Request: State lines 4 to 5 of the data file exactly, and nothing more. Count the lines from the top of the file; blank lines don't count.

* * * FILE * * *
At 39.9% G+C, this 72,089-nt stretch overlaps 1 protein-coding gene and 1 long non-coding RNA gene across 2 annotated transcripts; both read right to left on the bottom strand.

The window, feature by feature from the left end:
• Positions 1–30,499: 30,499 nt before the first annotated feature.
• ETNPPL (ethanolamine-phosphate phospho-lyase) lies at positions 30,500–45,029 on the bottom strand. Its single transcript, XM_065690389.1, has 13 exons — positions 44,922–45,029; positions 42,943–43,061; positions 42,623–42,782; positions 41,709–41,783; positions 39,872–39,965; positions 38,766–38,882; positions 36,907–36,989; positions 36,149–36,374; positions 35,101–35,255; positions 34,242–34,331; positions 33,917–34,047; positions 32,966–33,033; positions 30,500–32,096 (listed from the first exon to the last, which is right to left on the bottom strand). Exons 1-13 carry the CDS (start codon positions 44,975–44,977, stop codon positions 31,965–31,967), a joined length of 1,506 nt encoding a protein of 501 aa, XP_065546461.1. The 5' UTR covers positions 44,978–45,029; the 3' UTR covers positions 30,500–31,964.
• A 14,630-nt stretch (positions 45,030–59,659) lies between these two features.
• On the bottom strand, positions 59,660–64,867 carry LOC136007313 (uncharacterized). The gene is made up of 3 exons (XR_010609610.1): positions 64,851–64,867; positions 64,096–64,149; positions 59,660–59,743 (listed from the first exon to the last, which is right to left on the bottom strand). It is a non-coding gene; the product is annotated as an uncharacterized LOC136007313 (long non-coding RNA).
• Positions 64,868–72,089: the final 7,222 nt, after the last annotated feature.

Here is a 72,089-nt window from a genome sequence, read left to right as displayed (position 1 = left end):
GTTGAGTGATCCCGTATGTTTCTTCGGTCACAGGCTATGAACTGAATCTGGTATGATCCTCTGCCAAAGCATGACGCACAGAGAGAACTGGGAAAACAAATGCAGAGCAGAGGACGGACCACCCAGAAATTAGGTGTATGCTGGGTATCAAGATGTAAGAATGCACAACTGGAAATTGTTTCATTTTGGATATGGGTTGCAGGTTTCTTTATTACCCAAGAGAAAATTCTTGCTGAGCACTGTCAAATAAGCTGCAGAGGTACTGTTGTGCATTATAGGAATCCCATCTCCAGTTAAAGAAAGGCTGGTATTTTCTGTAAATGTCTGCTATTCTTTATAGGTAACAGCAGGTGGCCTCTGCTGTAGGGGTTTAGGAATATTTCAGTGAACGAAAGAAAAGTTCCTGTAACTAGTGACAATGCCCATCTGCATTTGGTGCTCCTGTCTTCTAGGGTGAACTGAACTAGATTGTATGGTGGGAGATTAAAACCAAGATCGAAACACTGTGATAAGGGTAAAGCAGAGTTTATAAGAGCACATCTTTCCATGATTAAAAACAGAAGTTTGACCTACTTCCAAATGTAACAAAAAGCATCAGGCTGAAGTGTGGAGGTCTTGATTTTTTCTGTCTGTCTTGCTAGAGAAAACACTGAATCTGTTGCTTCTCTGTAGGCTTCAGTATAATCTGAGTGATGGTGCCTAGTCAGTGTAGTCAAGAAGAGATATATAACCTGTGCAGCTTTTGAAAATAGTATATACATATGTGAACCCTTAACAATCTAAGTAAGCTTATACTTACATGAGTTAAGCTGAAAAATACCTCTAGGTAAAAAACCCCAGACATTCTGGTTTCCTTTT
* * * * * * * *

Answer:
• ETNPPL (ethanolamine-phosphate phospho-lyase) lies at positions 30,500–45,029 on the bottom strand. Its single transcript, XM_065690389.1, has 13 exons — positions 44,922–45,029; positions 42,943–43,061; positions 42,623–42,782; positions 41,709–41,783; positions 39,872–39,965; positions 38,766–38,882; positions 36,907–36,989; positions 36,149–36,374; positions 35,101–35,255; positions 34,242–34,331; positions 33,917–34,047; positions 32,966–33,033; positions 30,500–32,096 (listed from the first exon to the last, which is right to left on the bottom strand). Exons 1-13 carry the CDS (start codon positions 44,975–44,977, stop codon positions 31,965–31,967), a joined length of 1,506 nt encoding a protein of 501 aa, XP_065546461.1. The 5' UTR covers positions 44,978–45,029; the 3' UTR covers positions 30,500–31,964.
• A 14,630-nt stretch (positions 45,030–59,659) lies between these two features.